Friday, July 21, 2006

It's 1.30am but I just can't go to bed without expressing my amazement at how incredible Mad Max looks, nearly 30 years after it was made. I just finished watching it on TV, and far from taking me back to the days when I was a teenage Mad Max obsessive, this viewing shed a whole new light on what's great about the movie. Like most teenage boys in the mid-1980s, I came to this and the 1982 sequel because of the car chases, the violence, the leather, the freaky characters, the futuristic setting, the leather (did I mention the leather?) My first ever visit to London's legendary Scala Cinema in King's Cross was to see a Mad Max triple-bill when I was 15. But now I see the film has virtues I wasn't equipped to understand as I gazed lovingly at the screen back then, probably forgetting about my acne and imagining I was Mel Gibson. (Certainly I remember walking back from a friend's house to my home in the same sleepy village, and actually imagining I was Mad Max as I strode down the centre of the deserted road.)

Ok, coherent thought can only be minutes away from deserting me, so I'd better cut to the chase (how appropriate) and tell you what's so good about this crude, cheapo B-movie-style exploitationanza. Well, for starters, the fact that it's a crude, cheapo B-movie-style exploitationanza has insulated it pretty sturdily against the cinematic fads and phases that have since come and gone. The stark, low-budget, make-do look of the film increases the grittiness - it's like those early David Cronenberg gorefests (Shivers, Rabid) where it really did seem like anything could happen because it was all clearly operating outside conventional movie etiquette. In Mad Max, that is combined with the very eerie, desolate mood that permeated the most interesting Australian New Wave films of the 1970s - think of Peter Weir's Picnic at Hanging Rock and The Cars That Ate Paris, or the underrated Fred Schepisi's The Devil's Playground and The Chant of Jimmie Blacksmith (one of the most scalding, upsetting films ever made).

All those films seem to take place in a land that time not only forgot, but tried to bury alive. This works to the benefit of Mad Max, which is billed as happening a few years ahead of whenever the viewer happens to be watching it (I love that device - doesn't Splash, after the flashback prologue, use the title 'Cape Cod, yesterday'?). So the sense of isolation that was presumably imposed by the budget - they seem to be shooting on back roads, backwaters, the back of beyond generally - creates this dislocated atmosphere that makes the film look far better now than it would do if they'd had the money to build futuristic sets. (Look at two Paul Verhoeven films, RoboCop and Total Recall, to see how poorly time sometimes favours big budgets. Or compare Star Wars, which looks so cheesy, with THX-1138, where, again, frugality has equalled longevity).

Other things I love about Mad Max: Mel Gibson before the mannerisms had kicked in; the fact that Max's big 'turning point' scene (when he decides to go vigilante after the murder of his family) is conducted while he is wearing pyjamas - isn't that fab? If only more action heroes would wear pyjamas...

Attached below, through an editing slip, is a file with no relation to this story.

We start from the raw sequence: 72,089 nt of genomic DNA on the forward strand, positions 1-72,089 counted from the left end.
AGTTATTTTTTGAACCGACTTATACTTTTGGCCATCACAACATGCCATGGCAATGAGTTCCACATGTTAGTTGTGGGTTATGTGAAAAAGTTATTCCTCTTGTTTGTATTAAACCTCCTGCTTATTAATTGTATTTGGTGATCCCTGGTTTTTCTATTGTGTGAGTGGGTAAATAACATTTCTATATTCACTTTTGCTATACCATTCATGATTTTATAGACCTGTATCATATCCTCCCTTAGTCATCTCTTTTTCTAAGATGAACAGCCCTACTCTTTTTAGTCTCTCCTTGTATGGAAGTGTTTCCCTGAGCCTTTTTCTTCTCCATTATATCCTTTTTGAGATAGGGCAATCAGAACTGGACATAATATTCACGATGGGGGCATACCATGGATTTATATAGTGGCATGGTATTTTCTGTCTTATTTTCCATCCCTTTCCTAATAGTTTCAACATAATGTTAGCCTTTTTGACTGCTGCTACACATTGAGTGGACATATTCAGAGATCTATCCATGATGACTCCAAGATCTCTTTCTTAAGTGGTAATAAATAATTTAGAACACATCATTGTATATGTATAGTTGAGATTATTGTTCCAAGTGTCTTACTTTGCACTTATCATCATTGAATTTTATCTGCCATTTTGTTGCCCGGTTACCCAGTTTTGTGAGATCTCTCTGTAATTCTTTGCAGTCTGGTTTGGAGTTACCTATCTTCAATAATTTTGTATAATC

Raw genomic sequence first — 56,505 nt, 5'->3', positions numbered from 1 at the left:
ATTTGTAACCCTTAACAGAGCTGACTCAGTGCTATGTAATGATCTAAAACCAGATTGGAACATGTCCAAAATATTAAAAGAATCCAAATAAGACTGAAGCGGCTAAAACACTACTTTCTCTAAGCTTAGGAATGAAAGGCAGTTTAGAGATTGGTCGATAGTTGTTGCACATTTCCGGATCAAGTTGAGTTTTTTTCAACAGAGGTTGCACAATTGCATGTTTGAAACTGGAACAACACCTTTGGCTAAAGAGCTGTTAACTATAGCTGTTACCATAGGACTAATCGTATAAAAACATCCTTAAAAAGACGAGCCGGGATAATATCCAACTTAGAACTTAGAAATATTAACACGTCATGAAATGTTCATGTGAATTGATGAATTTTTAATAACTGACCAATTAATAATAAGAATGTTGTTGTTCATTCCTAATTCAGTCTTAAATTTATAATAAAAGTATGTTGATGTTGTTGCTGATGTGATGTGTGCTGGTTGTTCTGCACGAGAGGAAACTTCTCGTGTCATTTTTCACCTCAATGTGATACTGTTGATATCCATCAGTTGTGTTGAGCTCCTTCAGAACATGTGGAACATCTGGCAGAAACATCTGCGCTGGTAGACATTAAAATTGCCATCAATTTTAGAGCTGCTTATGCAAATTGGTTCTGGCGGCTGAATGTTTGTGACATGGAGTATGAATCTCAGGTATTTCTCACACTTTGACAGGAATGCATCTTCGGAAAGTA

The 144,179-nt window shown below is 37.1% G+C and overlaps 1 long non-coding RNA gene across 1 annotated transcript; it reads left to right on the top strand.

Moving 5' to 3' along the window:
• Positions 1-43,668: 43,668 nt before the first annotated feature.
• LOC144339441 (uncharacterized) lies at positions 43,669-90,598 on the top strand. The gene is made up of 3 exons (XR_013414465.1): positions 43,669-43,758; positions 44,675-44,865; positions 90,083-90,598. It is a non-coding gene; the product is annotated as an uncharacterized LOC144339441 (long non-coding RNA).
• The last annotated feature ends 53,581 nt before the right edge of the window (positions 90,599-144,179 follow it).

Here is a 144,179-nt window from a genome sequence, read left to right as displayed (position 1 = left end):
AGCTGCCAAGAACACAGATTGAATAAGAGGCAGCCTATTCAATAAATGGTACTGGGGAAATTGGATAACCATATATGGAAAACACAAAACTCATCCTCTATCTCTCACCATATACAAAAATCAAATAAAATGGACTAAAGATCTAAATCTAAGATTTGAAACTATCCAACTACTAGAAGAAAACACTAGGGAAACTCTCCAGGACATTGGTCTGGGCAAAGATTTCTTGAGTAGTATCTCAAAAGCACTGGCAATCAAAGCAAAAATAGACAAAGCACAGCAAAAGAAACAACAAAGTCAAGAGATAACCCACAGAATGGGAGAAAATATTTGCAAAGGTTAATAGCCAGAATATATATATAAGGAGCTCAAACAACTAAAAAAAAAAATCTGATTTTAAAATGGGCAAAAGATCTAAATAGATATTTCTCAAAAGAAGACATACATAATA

(Reminds me of one of my fave jokes: How do you know when there's a monster in your bed? Cos he's got a big 'M' on his pyjamas.)

Also, the director George Miller's beautiful, expressive, almost Cocteau-esque way with film language: the wipes, the endless dissolves-within-dissolves (there's a breathtaking one that is used when Max visits his horribly burnt friend Goose in hospital - Miller uses the dissolve between Max looking anxious and Max looking horrified to avoid showing us Goose's face, though Gibson's expression is equally chilling). And that great 1970s thing, often found in Nicolas Roeg (especially Performance) or Robert Altman (especially McCabe and Mrs Miller) where the zoom magnifies the film stock to such an extent that the image actually becomes coarse-grained. I also loved the spare, no-nonsense editing - there's no fat on this movie - and the way Miller throws in a virtually subliminal shot of bulging, bloodshot eyeballs (whose eyeballs? I dunno) during moments of horror.

The movie gets the job done, quickly and without undue histrionics (the emphatic score only underlines how lean the action is). And it leaves a rare chill in the air, as much due to what it doesn't show (the economic way Miller shoots the murder of Max's wife and son, so that all we see is a baby's shoe and a coloured ball in the road) as to what it does. Tim Burns, as the deranged Johnny the Boy, is frighteningly good in that final scene, where he's laughing maniacally and pleading with Max. The end-note of cultivated sadism is hard to dispel.

Accidental plus-points include the villain's resemblance to Gary Glitter, and the appearance in the cast list of one David Cameron, playing 'Underground Mechanic'. So now we know where he gets his hoodie-love from. I loved also seeing the late Sheila Florance, so great as the prune-faced Lizzie in the official Worst Ever (and therefore Best Ever) prison drama, Prisoner Cell Block H, turning up here in calipers, wielding a double-barrel shotgun. Dandy Nichols couldn't have done it better. Viva Australia!


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